If you want to disable change this behavior, look at NOTRACK target in raw table.

Please, note that this applies even for UDP (which is a connection-less protocol). The first packet is considered as opening connection NEW and the other is a reply ESTABLISHED.

I found a related post on serverfault.

| improve this answer | |
  • I suspected this, but by adding ESTABLISHED state to the rule, should iptables bypass cache? If not, is there a way to force this? – MirkoBanchi Dec 6 '15 at 14:13
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    @MirkoBanchi: Look at the post I am referring in my answer – Khaled Dec 6 '15 at 14:15
  • target NOTRACK doesn't work for me, connection is still tracked – MirkoBanchi Dec 6 '15 at 14:32
  • Maybe, to be tested, to get the best of both worlds, instead of -j NOTRACK / -j CT --notrack, the newer -j CT --zone could be set (still in the raw table): so the packet flows can still be tracked, nated etc, but all having test will have their separate conntrack zone, thus hopefully put in their own flow – A.B Aug 3 '18 at 21:02
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iptables with conntrack zones

The conntrack zones feature allows to have two identical conntrack 5-uples (or part of) be considered distinct by their zone property. This is normally probably used with complex policy based routing handling identical IPs but flowing through different paths (routes) to prevent conntrack to merge unrelated flows from the distinct paths.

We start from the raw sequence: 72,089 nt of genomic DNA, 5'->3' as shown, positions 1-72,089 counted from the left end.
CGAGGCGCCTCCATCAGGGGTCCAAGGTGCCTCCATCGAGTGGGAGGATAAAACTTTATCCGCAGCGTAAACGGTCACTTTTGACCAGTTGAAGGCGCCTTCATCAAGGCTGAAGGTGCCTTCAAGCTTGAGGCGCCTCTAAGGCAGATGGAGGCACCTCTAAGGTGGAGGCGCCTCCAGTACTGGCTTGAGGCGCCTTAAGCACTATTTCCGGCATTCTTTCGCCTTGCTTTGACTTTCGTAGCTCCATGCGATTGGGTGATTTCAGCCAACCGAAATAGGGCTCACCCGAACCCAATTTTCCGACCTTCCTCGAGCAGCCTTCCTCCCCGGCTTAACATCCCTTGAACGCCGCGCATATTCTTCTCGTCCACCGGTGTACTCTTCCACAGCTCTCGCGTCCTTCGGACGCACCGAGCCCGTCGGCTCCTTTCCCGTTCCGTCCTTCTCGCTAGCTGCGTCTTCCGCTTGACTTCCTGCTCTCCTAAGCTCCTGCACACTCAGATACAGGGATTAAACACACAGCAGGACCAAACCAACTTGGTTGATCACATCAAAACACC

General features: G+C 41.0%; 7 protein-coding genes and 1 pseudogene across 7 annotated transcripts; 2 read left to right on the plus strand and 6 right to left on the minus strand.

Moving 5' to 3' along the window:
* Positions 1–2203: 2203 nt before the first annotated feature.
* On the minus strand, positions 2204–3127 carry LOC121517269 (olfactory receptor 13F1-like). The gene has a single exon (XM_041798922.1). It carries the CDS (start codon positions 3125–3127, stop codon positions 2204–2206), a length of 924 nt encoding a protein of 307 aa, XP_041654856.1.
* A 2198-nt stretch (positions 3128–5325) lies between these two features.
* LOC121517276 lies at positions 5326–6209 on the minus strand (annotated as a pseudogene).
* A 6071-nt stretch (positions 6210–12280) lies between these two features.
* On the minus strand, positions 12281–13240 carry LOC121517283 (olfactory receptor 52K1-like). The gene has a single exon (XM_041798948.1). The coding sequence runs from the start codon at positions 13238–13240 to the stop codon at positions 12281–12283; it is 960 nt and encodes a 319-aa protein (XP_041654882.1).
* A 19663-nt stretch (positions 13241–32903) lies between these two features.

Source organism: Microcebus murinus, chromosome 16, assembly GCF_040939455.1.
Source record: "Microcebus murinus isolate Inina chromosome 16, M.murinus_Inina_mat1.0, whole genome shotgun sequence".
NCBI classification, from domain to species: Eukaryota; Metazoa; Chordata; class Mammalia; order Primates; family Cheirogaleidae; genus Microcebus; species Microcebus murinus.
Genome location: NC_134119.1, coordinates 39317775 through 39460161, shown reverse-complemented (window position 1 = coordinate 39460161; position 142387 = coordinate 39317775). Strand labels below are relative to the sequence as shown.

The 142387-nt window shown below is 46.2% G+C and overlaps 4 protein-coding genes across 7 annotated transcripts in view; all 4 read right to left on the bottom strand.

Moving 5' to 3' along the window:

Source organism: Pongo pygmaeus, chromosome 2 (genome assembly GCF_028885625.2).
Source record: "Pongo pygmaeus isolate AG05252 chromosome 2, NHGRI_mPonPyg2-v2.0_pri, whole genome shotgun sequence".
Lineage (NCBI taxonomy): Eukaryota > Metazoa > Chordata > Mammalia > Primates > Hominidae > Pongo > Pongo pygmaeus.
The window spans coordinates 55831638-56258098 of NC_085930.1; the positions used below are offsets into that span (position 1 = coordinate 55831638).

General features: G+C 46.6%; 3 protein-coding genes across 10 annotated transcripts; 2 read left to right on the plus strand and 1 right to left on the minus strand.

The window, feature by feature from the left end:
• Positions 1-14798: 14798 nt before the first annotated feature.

Here it can be used to solve this problem: consider UDP packets not having test and packet having test to be part of two different origin zones (by using CT --zone-orig): the normal zone and the redirected zone. Each origin zone will allow conntrack entries in the NEW state to not collide and be considered separate. Consider it as if there were two nat tables in the PREROUTING hook: instead of evaluation of the nat rules happening once for the first packet of the flow, it can happen once for the first normal packet and once for the first test packet.

While it's not really needed, to avoid even more duplication of rules, I'll set a mark and reuse it later to simplify.

iptables -t raw -A PREROUTING -i eth0 -p udp --dport 15000 -m string --string 'test' --algo bm -j MARK --set-mark 1
iptables -t raw -A PREROUTING -m mark --mark 1 -j CT --zone-orig 1   
iptables -t nat -A PREROUTING -m mark --mark 1 -j LOG --log-prefix='[netfilter] '
iptables -t nat -A PREROUTING -p udp -m mark --mark 1 -j REDIRECT --to-ports 15001

Testing (server is at IP 10.0.3.66). Chronologically, answers typed after the queries (answer1 from term1 and answer2 from term2):

serverterm1$ socat udp4-listen:15000,reuseaddr,fork -
query1normal
query3normal
answer1

serverterm2$ socat udp4-listen:15001,reuseaddr,fork -
query2test
query4test
answer2

client$ socat udp4:10.0.3.66:15000 -
query1normal
query2test
query3normal
query4test
answer1
answer2

serverterm3# conntrack -E -p udp --orig-port-dst 15000
    [NEW] udp      17 30 src=10.0.3.1 dst=10.0.3.66 sport=33150 dport=15000 [UNREPLIED] src=10.0.3.66 dst=10.0.3.1 sport=15000 dport=33150
    [NEW] udp      17 30 src=10.0.3.1 dst=10.0.3.66 sport=33150 dport=15000 zone-orig=1 [UNREPLIED] src=10.0.3.66 dst=10.0.3.1 sport=15001 dport=33150
 [UPDATE] udp      17 30 src=10.0.3.1 dst=10.0.3.66 sport=33150 dport=15000 src=10.0.3.66 dst=10.0.3.1 sport=15000 dport=33150
 [UPDATE] udp      17 30 src=10.0.3.1 dst=10.0.3.66 sport=33150 dport=15000 zone-orig=1 src=10.0.3.66 dst=10.0.3.1 sport=15001 dport=33150

Caveat: the string match is evaluated for every packet of the flow. Consider if possible using u32 instead for less overhead.

| improve this answer | |
  • Took me 5 months to remember I had this idea... – A.B Jan 17 '19 at 4:23